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A tale of two Israeli technology incubators

Computer Weekly looks at two very different technology incubators in Israel

TechnoArt lays claim to being the first technology incubator in the world devoted to developing new technologies related to the world of art, music, video and dance.

Based in Tel Aviv, it offers entrepreneurs an accelerator programme which includes three months of training in business, technology and art.

Its partners include payment service PayPal and professional services company Deloitte, as well as prominent people in the Israeli media scene – including Ronnie Brown, CEO of the Israeli record label Helicon Records.

They see themselves committed to the connection between art and technology, enabling developers to create technology platforms and products and to develop new business models.

The incubator offers startups the use of mentors with extensive experience in their field of the arts, such as cinema, games, video, music or dance.

The mentors include notable Israeli artists, including actor Ohad Knoller, choreographer and performer Renana Raz, and musician Yossi Sassi, former guitarist of Israeli metal band Orphaned Land who now has a successful solo career.

“The connection between art, culture and technology is inherent, since culture is shaped by technology and vice versa,” Sassi tells Computer Weekly.

“The artist and entrepreneur are more alike than they think. Both are investing a lot of energy and passion in the next big thing, aspiring to create something meaningful for others, that will excite and enrich our lives,” he adds.

Lev Kerzhner, one of the participants in the TechnoArt programme, is the entrepreneur behind JamRoom – an application that connects musicians and rehearsal studios.

As a musician, Kerzhner had to book rehearsal rooms every day, sometimes at the last minute, and realised technology could make the process much easier.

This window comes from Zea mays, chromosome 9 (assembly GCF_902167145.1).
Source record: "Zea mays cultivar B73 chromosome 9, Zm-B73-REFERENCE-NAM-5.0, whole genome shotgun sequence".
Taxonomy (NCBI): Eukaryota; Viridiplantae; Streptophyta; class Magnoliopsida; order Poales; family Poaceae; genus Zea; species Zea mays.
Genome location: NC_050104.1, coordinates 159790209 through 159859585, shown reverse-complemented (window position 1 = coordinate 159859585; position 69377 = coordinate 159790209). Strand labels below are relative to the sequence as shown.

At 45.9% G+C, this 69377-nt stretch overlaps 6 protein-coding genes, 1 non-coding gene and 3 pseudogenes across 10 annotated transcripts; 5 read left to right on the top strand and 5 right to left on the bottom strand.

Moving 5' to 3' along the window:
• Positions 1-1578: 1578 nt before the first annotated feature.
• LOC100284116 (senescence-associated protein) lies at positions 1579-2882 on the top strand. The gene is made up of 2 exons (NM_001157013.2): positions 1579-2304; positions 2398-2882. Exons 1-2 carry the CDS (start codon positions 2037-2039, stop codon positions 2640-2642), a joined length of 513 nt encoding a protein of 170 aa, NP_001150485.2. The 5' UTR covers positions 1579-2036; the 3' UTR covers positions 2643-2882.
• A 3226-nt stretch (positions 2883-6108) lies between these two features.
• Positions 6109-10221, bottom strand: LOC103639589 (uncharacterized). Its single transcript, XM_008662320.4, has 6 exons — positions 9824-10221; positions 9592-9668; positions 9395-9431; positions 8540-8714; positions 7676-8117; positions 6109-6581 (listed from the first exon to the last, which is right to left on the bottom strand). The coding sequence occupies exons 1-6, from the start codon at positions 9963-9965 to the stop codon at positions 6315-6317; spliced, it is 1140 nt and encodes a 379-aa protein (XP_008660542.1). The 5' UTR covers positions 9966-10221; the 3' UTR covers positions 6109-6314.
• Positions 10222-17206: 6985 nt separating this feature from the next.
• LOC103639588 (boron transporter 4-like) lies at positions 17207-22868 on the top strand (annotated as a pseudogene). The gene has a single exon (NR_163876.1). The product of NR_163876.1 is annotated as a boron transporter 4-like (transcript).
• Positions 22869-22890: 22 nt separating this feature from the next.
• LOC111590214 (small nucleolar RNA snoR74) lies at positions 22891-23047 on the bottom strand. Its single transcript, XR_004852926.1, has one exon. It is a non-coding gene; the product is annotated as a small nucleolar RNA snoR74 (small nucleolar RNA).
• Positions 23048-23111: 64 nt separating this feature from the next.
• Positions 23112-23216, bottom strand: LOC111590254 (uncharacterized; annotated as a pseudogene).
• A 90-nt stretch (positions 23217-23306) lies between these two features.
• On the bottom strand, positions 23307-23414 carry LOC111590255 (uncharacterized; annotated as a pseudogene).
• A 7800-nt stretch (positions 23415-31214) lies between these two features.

“We felt that TechnoArt's vision – the connection between music, art and technological entrepreneurship – was very true for us as a company, and the added value of which is difficult to find in programmes available on the market,” he says.

Kerzhner benefited from feedback from Deloitte on market research, as well as business advice from TecnoArt's CEO Shani Peled and the insight and enthusiasm of Sassi.

“That helped me as an entrepreneur about to leap ahead with his company,” he says.


If TechnoArt is very characteristic of the bohemian mindset in Tel Aviv, MindCET – which is run by the Center for Educational Technology (CET) – takes a more conventional approach.

Established in 1971, CET is a non-profit organisation which aims to combine technology and education for students, from preschool to high school.

MindCET was created in 2012 as an innovation centre to develop breakthrough technologies in education, and bring together entrepreneurs, researchers and educators.

According to MindCET director Tamar Haramati, the goal is “to reduce the gap between high-tech, entrepreneurship and education”.

The centre is designed for entrepreneurs with startups that overlap between technology, learning and education.

“Our main differentiation is our focus in the world of learning, and our unique approach allows developers to access users and testers of their products. We have contacts with many teachers and schools, and we enable developers to do usability testing and pilot tests to their products, already in their most early stages,” says Haramati.

MindCET has operations in Tel Aviv as well as Yeruham, a small town of around 9,000 people in the middle of the Negev desert in southern Israel. Once a struggling settlement, it now seems to be reaching a turning point, reckons Haramati.

Projects include CodeMonkey, which teaches kids how to code, and MobiLesson, which operates a mobile-based platform for companies that need to distribute training content to employees who do not have access to a desktop computer.

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